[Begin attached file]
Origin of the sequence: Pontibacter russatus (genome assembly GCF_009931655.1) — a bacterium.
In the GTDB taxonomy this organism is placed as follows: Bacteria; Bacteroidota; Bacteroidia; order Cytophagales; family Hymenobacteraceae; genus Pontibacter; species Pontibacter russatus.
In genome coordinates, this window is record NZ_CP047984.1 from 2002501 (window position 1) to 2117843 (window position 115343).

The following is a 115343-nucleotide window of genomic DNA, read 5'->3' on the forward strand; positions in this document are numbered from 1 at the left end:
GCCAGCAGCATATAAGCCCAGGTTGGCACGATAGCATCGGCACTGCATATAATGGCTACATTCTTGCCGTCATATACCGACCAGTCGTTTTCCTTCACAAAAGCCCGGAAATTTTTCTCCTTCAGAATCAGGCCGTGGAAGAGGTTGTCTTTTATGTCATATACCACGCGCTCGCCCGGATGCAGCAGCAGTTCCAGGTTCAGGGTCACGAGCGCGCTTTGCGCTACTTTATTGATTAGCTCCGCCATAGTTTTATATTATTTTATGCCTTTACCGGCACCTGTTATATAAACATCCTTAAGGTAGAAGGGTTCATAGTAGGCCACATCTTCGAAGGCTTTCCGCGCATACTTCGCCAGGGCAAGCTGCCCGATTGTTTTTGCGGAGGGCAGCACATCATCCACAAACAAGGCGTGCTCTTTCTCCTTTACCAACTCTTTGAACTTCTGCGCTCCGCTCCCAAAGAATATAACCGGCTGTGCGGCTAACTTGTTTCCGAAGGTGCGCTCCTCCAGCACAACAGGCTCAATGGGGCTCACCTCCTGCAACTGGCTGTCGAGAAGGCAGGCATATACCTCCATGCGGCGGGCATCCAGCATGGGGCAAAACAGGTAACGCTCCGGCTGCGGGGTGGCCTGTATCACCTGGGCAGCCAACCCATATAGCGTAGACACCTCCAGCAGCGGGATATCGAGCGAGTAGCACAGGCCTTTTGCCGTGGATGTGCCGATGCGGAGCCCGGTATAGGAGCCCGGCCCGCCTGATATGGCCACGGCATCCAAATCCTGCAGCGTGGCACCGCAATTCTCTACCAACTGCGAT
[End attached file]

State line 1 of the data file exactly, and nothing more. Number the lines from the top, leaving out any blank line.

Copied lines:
Origin of the sequence: Pontibacter russatus (genome assembly GCF_009931655.1) — a bacterium.